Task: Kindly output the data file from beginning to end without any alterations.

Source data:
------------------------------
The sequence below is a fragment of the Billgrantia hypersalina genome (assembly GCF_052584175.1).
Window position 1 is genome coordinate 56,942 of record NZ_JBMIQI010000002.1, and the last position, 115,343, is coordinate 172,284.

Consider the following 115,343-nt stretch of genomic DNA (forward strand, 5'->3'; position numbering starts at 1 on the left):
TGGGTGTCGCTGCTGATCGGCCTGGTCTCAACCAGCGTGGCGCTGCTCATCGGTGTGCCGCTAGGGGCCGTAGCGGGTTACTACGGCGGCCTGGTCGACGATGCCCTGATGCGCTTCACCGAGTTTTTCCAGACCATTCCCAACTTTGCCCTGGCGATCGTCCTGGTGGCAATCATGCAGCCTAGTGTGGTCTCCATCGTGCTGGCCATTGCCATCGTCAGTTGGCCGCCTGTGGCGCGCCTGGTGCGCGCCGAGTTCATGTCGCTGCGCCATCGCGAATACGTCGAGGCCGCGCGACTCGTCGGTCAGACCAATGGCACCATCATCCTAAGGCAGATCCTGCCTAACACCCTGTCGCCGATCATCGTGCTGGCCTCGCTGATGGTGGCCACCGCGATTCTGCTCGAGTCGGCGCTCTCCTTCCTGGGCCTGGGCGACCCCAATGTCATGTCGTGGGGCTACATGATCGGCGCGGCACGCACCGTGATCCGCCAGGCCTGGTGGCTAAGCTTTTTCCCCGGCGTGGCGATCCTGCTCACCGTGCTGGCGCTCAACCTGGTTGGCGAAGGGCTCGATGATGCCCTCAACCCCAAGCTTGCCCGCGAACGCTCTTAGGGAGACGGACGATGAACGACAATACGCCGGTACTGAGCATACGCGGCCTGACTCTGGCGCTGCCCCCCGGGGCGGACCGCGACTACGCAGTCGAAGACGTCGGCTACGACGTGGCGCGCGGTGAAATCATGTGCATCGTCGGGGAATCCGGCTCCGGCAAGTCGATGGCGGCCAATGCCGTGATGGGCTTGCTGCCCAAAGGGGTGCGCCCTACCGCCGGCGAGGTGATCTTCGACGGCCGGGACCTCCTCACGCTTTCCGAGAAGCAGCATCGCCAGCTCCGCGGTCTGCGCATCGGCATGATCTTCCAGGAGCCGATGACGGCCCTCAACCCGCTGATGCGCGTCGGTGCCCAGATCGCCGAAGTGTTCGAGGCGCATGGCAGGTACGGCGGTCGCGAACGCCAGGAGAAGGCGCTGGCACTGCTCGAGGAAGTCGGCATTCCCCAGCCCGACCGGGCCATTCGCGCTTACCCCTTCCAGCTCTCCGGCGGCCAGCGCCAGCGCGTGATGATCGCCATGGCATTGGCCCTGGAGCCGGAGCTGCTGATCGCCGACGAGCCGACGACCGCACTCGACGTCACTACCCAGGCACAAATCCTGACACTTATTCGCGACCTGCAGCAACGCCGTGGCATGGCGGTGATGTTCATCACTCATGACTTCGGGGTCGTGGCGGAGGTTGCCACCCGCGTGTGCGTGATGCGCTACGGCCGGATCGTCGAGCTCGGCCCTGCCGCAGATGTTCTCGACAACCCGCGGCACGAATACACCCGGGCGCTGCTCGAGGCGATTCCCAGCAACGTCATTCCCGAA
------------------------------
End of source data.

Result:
The sequence below is a fragment of the Billgrantia hypersalina genome (assembly GCF_052584175.1).
Window position 1 is genome coordinate 56,942 of record NZ_JBMIQI010000002.1, and the last position, 115,343, is coordinate 172,284.

Consider the following 115,343-nt stretch of genomic DNA (forward strand, 5'->3'; position numbering starts at 1 on the left):
TGGGTGTCGCTGCTGATCGGCCTGGTCTCAACCAGCGTGGCGCTGCTCATCGGTGTGCCGCTAGGGGCCGTAGCGGGTTACTACGGCGGCCTGGTCGACGATGCCCTGATGCGCTTCACCGAGTTTTTCCAGACCATTCCCAACTTTGCCCTGGCGATCGTCCTGGTGGCAATCATGCAGCCTAGTGTGGTCTCCATCGTGCTGGCCATTGCCATCGTCAGTTGGCCGCCTGTGGCGCGCCTGGTGCGCGCCGAGTTCATGTCGCTGCGCCATCGCGAATACGTCGAGGCCGCGCGACTCGTCGGTCAGACCAATGGCACCATCATCCTAAGGCAGATCCTGCCTAACACCCTGTCGCCGATCATCGTGCTGGCCTCGCTGATGGTGGCCACCGCGATTCTGCTCGAGTCGGCGCTCTCCTTCCTGGGCCTGGGCGACCCCAATGTCATGTCGTGGGGCTACATGATCGGCGCGGCACGCACCGTGATCCGCCAGGCCTGGTGGCTAAGCTTTTTCCCCGGCGTGGCGATCCTGCTCACCGTGCTGGCGCTCAACCTGGTTGGCGAAGGGCTCGATGATGCCCTCAACCCCAAGCTTGCCCGCGAACGCTCTTAGGGAGACGGACGATGAACGACAATACGCCGGTACTGAGCATACGCGGCCTGACTCTGGCGCTGCCCCCCGGGGCGGACCGCGACTACGCAGTCGAAGACGTCGGCTACGACGTGGCGCGCGGTGAAATCATGTGCATCGTCGGGGAATCCGGCTCCGGCAAGTCGATGGCGGCCAATGCCGTGATGGGCTTGCTGCCCAAAGGGGTGCGCCCTACCGCCGGCGAGGTGATCTTCGACGGCCGGGACCTCCTCACGCTTTCCGAGAAGCAGCATCGCCAGCTCCGCGGTCTGCGCATCGGCATGATCTTCCAGGAGCCGATGACGGCCCTCAACCCGCTGATGCGCGTCGGTGCCCAGATCGCCGAAGTGTTCGAGGCGCATGGCAGGTACGGCGGTCGCGAACGCCAGGAGAAGGCGCTGGCACTGCTCGAGGAAGTCGGCATTCCCCAGCCCGACCGGGCCATTCGCGCTTACCCCTTCCAGCTCTCCGGCGGCCAGCGCCAGCGCGTGATGATCGCCATGGCATTGGCCCTGGAGCCGGAGCTGCTGATCGCCGACGAGCCGACGACCGCACTCGACGTCACTACCCAGGCACAAATCCTGACACTTATTCGCGACCTGCAGCAACGCCGTGGCATGGCGGTGATGTTCATCACTCATGACTTCGGGGTCGTGGCGGAGGTTGCCACCCGCGTGTGCGTGATGCGCTACGGCCGGATCGTCGAGCTCGGCCCTGCCGCAGATGTTCTCGACAACCCGCGGCACGAATACACCCGGGCGCTGCTCGAGGCGATTCCCAGCAACGTCATTCCCGAA